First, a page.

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NYFF ’08 | “Gomorrah,” Garrone and Scorsese in NYC; Wong Kar Wai Revisits “Ashes of Time”

NYFF '08 | "Gomorrah," Garrone and Scorsese in NYC; Wong Kar Wai Revisits "Ashes of Time"

There is no slick soundtrack and no Hollywood stars playing criminals, but Italian director Matteo Garrone‘s “Gomorrah,” which won the Cannes Film Festival’s grand prize, and is currently screening at the New York Film Festival, is nothing short of riveting, and sadly – real. Over the last thirty years, the Comorra crime syndicate has murdered 4,000 people in Italy’s Naples and Caserta provinces. That number tops assasinations by the IRA, ETA and other European terrorist organizations. Additionally, its economic might is estimated to be an immense 150 billion Euros per year via drug and arms trafficking and other “enterprises” such as “protection” as well as by doing business in seemingly legitimate businesses as construction, tourism, textiles, trasport, fuel, distribution, food, supermarkets, restaurants, retail and banking.

Unfortunately, the film is a painfully realistic account of the Camorra system which envelopes Naples and Caserta. Based on a best selling book by Roberto Saviano, five stories are interwoven depicting the entrenched cycle of violence, power and murder. “When I read Saviano’s book, I felt it was a great opportunity for me, so I went [there] and shot the movie from inside,” commented Garrone during a post-screening press discussion in New York. “I always verified what we wrote and met a lot of people who lived in this war.”

In the film, a 13 year old boy pursues his place in the power structure and begins his “education” in the system, meanwhile Marco and Ciro act out their fantasies of living in a Brian de Palma film, as criminal renegades which the system regards as annoying. In another sub-pot, Franco hires Roberto to work with him in toxic waste management, though the young man, who is a recent university graduate, is disturbed by Roberto’s flagrant environmental disregard and corruption. Pasquale, meanwhile, is a talented tailor who makes a meager living working for the fashion industry as a subcontractor. When Chinese competitors offer to pay him to teach the secrets of his trade, however, his life is put in danger.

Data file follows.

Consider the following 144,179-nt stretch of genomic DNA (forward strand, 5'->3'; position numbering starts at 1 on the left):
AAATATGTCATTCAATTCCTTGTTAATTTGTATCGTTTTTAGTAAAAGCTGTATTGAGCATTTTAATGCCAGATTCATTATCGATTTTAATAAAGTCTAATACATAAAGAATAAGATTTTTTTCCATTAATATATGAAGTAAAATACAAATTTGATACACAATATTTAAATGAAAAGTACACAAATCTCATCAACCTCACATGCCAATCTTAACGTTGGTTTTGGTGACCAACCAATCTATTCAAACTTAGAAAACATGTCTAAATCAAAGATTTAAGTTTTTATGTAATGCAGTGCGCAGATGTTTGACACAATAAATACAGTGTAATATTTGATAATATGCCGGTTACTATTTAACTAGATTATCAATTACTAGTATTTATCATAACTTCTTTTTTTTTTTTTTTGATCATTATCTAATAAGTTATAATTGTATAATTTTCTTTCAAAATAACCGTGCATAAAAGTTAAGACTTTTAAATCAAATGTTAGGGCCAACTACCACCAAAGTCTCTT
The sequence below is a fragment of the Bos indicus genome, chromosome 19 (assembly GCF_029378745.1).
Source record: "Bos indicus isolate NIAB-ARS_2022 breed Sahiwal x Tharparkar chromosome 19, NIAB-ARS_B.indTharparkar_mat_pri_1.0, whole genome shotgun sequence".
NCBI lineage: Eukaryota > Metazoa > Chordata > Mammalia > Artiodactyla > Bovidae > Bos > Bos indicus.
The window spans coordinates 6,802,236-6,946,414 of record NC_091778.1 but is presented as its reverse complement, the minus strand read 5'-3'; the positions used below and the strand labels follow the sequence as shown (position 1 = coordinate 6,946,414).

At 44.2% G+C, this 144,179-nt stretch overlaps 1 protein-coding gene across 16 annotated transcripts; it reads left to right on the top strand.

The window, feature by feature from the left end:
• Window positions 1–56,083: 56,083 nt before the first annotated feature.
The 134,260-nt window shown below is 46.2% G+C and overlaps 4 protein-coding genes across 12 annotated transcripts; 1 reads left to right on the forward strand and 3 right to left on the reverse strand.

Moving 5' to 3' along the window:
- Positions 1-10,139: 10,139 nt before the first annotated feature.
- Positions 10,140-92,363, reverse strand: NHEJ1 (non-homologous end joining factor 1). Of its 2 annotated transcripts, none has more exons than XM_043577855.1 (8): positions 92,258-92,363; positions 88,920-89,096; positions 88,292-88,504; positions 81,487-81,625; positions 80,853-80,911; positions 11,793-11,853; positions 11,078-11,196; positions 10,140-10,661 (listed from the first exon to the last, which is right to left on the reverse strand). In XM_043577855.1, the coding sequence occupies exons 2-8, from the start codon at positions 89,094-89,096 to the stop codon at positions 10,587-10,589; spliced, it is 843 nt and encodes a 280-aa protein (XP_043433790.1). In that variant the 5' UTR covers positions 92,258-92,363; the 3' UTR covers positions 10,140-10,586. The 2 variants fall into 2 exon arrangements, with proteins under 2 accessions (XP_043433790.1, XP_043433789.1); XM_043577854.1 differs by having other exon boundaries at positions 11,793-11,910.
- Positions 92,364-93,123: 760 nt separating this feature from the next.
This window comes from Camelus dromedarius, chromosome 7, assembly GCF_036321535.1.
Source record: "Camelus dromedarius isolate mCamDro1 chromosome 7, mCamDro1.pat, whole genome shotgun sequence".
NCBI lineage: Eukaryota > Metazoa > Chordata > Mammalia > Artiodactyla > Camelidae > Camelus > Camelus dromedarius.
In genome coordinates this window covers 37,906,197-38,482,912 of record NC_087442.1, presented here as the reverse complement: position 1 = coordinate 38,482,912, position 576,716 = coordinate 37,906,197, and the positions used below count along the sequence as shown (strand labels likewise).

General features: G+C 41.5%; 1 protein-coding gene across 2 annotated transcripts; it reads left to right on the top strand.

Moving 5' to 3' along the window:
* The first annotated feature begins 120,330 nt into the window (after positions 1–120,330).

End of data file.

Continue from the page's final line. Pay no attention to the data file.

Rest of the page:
“I can’t imagine that only two hours from my home in Rome is this war,” said Garrone. When you go there, it’s a grey zone – no exact distinction between good and bad.”

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The Italian director stood beaming on Friday night in New York as Martin Scorsese introduced a private screening of the film, concurrent with the movie’s NYFF debut. “One of the great strength’s of this picture is that there is no exit,” Scorsese told a crowd of VIP’s at a Peggy Siegal screening (hosted by distributor IFC Films and Blockbuster) at the Dolby Screening Room.

“Forget expositions, traditional narrative…you don’t know what country you are in, you dont know what city, you dont know what street it is, and you never know that,” Scorsese continued, “You’re just trapped in another planet and you’re on your own. There’s no relief, there’s no way out and even though you sense that the only way out for these people in the film is gonna be bad, no matter what happens to those people up on the screen…you know one thing, this world will continue. And its pretty unfortunate.” [Brian Brooks, with a contribution by Eugene Hernandez]

Seasons of Wong Kar Wai

The word “troubled” is often associated with Wong Kar Wai‘s early 90s film “Ashes of Time.” The first production from his company, Jet Tone, is considered a bit of a problem child. The lengthy production in the Chinese desert near Mongolia faced numerous challenges and today the acclaimed Hong Kong director calls the movie an odyssey. So, imagine his dismay when, a few years ago, he realized that the film was disintegrating. Embarking on what he called a sort of “Raiders of the Lost Ark” expedition, Wong gathered together lost elements and recontructed the film with enhanced color and new music.

Wong Kar Wai and Brigette Lin at the New York Film Festival on Friday. Photo by Eugene Hernandez/indieWIRE

“Ashes of Time Redux,” after a debut in Cannes, hit the New York Film Festival this weekend with famous leading lady Brigette Lin — at the peak of her career when she made the film — on hand to celebrate the new version. It was her first public appearance in many years and Wong Kar Wai went out of his way to emphasize her instrumental role in supporting his early work. “Without her support, this film would not be possible.”

Beatiful imagery and a rather challenging storyline mark the martial arts story, set in a remote region of China. Structured in episodes, it was inspired by Louise Cha’s novel, “Eagle Shooting Heroes.” “The structure of ‘Ashes of Time’ is based on the Chinese calendar,” Wong explained on Friday in New York, elaborating on the seasons of the year depicted in his movie. “I just wanted to show the changes, [to] see the characters [and] the changes that they went through [even though] the seasons remain the same.”

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